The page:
TITLE

RACIAL DISPARITIES IN KNOWLEDGE OF STROKE AND HEART ATTACK RISK FACTORS AND WARNING SIGNS AMONG MICHIGAN ADULTS

AUTHOR(S)
Fussman, Chris; Rafferty, Ann P.; Reeves, Mathew J.; Zackery, Shannon; Lyon-Callo, Sarah; Anderson, Beth
PUB. DATE
April 2009
SOURCE
Ethnicity & Disease;Spring2009, Vol. 19 Issue 2, p128
SOURCE TYPE
Academic Journal
DOC. TYPE
Article
ABSTRACT
Objective: To describe the level of knowledge regarding risk factors and warning signs for stroke and heart attack among White and African American adults in Michigan and to quantify racial disparities. Methods: Knowledge of stroke and heart attack risk factors and warning signs was assessed by using data from the 2004 Michigan Behavioral Risk Factor Survey. Prevalence estimates of knowledge were generated, and statistical differences in knowledge between Whites and African Americans were assessed. Adequate knowledge was defined as knowing 3 correct warning signs or risk factors. Logistic regression models were used to quantify the racial disparity in knowledge while controlling for potential confounding. Results: Whites had substantially higher levels of adequate knowledge of risk factors (stroke: 31.6% vs 13.8%; heart attack: 52.6% vs 24.3%) and warning signs (stroke: 30.0% vs 17.2%; heart attack: 29.3% vs 13.8%) compared with African Americans (all observed differences were significant at P < .05). The odds of adequate knowledge of risk factors (stroke: adjusted odds ratio [AOR] 2.9; heart attack: AOR 3.4) and warning signs (stroke: AOR 2.0; heart attack: AOR 2.4) were significantly higher for Whites than for African Americans. Conclusion: A strong racial disparity in the knowledge of stroke and heart attack risk factors and warning signs exists among Michigan adults. Communitywide public education programs in conjunction with targeted interventions (or at-risk populations are necessary to produce meaningful improvements in the awareness of stroke and heart attack risk factors and warning signs among Michigan adults.
ACCESSION #
51202562

 

Related Articles

  • Lose your temper--and your life?  // Consumer Reports on Health;Aug95, Vol. 7 Issue 8, p88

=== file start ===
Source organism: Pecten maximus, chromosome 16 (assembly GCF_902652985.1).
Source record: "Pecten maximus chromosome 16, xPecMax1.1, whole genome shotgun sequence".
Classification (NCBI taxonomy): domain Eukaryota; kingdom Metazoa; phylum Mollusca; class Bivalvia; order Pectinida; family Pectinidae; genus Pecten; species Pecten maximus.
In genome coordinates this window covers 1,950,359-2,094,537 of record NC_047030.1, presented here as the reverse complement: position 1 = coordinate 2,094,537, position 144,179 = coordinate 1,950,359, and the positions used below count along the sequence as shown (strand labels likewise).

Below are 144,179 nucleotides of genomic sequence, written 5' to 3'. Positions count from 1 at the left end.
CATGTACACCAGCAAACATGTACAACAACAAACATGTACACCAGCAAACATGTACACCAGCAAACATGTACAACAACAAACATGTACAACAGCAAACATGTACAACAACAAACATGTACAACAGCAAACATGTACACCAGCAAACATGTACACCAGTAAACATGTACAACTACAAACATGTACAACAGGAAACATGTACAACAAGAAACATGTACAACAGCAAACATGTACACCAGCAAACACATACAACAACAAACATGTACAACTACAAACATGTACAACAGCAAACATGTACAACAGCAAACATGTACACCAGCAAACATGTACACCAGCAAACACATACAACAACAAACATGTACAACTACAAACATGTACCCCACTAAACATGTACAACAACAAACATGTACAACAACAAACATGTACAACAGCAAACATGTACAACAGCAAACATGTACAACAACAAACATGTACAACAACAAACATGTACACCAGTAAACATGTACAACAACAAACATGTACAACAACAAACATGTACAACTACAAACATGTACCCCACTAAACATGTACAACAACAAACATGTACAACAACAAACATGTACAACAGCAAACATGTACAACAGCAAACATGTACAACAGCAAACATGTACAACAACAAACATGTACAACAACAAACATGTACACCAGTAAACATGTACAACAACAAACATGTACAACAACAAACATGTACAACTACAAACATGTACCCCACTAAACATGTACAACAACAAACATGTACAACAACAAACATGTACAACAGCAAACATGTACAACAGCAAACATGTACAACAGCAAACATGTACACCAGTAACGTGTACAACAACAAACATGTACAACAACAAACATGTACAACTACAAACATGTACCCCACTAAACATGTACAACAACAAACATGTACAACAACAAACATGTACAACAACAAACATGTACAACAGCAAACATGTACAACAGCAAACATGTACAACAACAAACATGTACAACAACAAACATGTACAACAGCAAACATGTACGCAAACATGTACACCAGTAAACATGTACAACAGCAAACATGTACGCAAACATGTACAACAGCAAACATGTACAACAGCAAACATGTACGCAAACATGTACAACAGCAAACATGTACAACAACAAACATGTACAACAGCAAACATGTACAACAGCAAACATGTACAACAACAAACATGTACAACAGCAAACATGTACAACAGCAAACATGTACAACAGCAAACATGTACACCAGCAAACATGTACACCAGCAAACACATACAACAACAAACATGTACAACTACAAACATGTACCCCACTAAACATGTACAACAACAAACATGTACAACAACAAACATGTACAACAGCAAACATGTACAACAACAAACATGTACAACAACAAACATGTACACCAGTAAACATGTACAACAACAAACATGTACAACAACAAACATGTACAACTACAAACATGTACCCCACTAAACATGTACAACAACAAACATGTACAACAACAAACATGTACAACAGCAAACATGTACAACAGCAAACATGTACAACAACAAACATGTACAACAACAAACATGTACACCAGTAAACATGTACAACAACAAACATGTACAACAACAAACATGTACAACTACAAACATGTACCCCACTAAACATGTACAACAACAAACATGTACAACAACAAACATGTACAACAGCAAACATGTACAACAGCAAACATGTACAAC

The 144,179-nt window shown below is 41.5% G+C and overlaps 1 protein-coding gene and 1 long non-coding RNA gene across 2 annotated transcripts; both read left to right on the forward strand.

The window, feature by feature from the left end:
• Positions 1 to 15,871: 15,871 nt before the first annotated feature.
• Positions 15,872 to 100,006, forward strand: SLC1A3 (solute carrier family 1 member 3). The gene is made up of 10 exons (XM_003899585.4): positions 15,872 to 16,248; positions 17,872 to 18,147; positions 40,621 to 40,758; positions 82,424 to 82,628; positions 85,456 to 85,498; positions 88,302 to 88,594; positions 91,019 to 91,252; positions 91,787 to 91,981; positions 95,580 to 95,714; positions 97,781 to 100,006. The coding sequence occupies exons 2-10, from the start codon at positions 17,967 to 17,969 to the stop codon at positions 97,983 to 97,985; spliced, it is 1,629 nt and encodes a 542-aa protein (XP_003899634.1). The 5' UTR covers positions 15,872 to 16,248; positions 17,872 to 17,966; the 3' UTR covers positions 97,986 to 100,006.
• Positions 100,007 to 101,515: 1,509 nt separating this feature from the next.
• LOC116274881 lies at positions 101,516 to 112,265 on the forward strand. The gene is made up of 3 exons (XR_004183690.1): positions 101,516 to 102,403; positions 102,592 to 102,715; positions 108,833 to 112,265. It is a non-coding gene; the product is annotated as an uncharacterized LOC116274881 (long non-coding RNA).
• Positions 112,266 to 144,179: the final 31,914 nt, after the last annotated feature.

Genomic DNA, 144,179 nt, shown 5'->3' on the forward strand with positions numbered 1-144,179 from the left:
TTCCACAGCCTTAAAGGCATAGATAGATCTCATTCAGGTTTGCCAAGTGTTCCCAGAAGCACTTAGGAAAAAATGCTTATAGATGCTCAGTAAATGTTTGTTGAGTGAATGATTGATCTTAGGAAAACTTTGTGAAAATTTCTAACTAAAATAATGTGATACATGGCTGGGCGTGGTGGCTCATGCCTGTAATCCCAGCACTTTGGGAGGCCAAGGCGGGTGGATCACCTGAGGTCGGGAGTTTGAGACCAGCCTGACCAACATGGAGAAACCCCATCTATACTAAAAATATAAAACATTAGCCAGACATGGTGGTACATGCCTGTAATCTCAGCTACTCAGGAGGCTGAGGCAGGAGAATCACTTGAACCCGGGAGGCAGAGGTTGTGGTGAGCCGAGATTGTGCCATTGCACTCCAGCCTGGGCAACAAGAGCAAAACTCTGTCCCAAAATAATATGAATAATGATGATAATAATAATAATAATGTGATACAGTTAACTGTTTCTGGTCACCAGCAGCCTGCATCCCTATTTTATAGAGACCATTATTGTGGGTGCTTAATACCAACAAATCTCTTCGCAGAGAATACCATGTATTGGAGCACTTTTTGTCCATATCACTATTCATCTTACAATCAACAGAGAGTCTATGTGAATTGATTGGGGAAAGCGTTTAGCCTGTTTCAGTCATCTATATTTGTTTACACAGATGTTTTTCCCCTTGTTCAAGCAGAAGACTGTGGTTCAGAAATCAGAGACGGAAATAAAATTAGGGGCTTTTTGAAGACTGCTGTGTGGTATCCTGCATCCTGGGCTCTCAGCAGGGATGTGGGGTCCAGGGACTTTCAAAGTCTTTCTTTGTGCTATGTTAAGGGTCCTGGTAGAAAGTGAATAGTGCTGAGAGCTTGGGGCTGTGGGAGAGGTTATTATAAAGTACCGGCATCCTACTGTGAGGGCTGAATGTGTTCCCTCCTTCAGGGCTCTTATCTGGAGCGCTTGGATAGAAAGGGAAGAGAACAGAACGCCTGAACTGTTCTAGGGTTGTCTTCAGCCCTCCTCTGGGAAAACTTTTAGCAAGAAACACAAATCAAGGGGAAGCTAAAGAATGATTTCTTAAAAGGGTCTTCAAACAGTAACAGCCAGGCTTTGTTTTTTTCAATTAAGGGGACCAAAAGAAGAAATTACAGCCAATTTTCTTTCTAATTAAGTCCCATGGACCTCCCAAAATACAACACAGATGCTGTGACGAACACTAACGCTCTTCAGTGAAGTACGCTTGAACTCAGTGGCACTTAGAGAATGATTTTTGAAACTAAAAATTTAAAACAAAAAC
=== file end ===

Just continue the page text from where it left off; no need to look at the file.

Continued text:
Reports on a study of 100 men which found a positive relationship between the anger scores from a psychological test taken in their twenties and the likelihood of having a heart attack or a stroke during midlife.

  • Pneumococcal Vaccination and Risk of Acute Myocardial Infarction and Stroke in Men. Hung Fu Tseng; Slezak, Jeffrey M.; Quinn, Virginia P.; Sy, Lina S.; Van Den Eeden, Stephen K.; Jacobsen, Steven J. // JAMA: Journal of the American Medical Association;5/5/2010, Vol. 303 Issue 17, p1699 

    The article discusses a study which investigated the association between pneumococcal vaccination and risk of acute myocardial infarction (MI) and stroke among men. The researchers conducted a prospective cohort study of Kaiser Permanente Northern and Southern California health plans. Such...

  • No Cardiac Kidding. Levine, Amy Ruth // Sports Illustrated;01/29/2001, Vol. 94 Issue 4, p34 

    Addresses the correlation between deaths caused by heart attacks and strokes and fan celebration at sporting events. Study published by the 'British Medical Journal,' in December 2000 that discovered that such deaths rose by 50 percent following the 1996 European soccer championships;...

  • An egg a day...  // FDA Consumer;Jul/Aug99, Vol. 33 Issue 4, p5 

    Reports that a study found that eating one egg a day does not increase the risk for heart attacks or strokes. Involvement of the Brigham and Women's Hospital in the study; Number of women and men in the study; Risks posed by increased egg consumption on diabetics.

  • Sleepless Night May Lead To Heart Attacks Or Strokes, Study Suggests.  // Jet;03/08/99, Vol. 95 Issue 14, p23 

    Focuses on a study in the `American Journal of Hypertension'' linking lack of sleep to heart attacks and strokes. Explanation of the study; The finding that blood pressures and heart rates were higher on mornings after patients were deprived of sleep; Indication of a cycle of stress for people...

  • Salt Slip-Up.  // Nutrition Action Health Letter;Sep2011, Vol. 38 Issue 7, p8 

    The article discusses the result of a study related to heart disease which found that there is no connection between salt intake and the risk of heart attacks or strokes.

  • When it comes to BP, low may not be low enough. Moore, Amy Slugg // RN;Dec98, Vol. 61 Issue 12, p18 

    Cites a study which found that patients have the least risk of heart attack or stroke and dying from either, when their diastolic blood pressure is below the recommended level. Finding from the Hypertension Optimal Treatment study; Evaluation of the benefits of adding low-dose aspirin to a...

  • Aspirin prevents stroke, but not MI, in women.  // BMJ: British Medical Journal (International Edition);7/23/2005, Vol. 331 Issue 7510, p168 

    Presents the results of a study on the impact of aspirin on the risk for cardiovascular disease in women. Details of the study, which focused on middle-aged women with no history of cardiovascular disease; Details of the study's outcome; Report that aspirin reduces the risk of stroke and...

  • Folic-acid deficiency may be the cause of many MIs and strokes.  // Modern Medicine;Oct95, Vol. 63 Issue 10, p17 

    Reports on the statement by physician Judith Hall that folic-acid deficiency maybe the cause of many myocardial infarctions (MIs) and strokes in the United States. Link between folic-acid deficiency and heart disease; Other initial results of studies on protection of the heart from diseases.

Share

Read the Article

Courtesy of THE LIBRARY OF VIRGINIA

Sorry, but this item is not currently available from your library.

Try another library?
Sign out of this library

Other Topics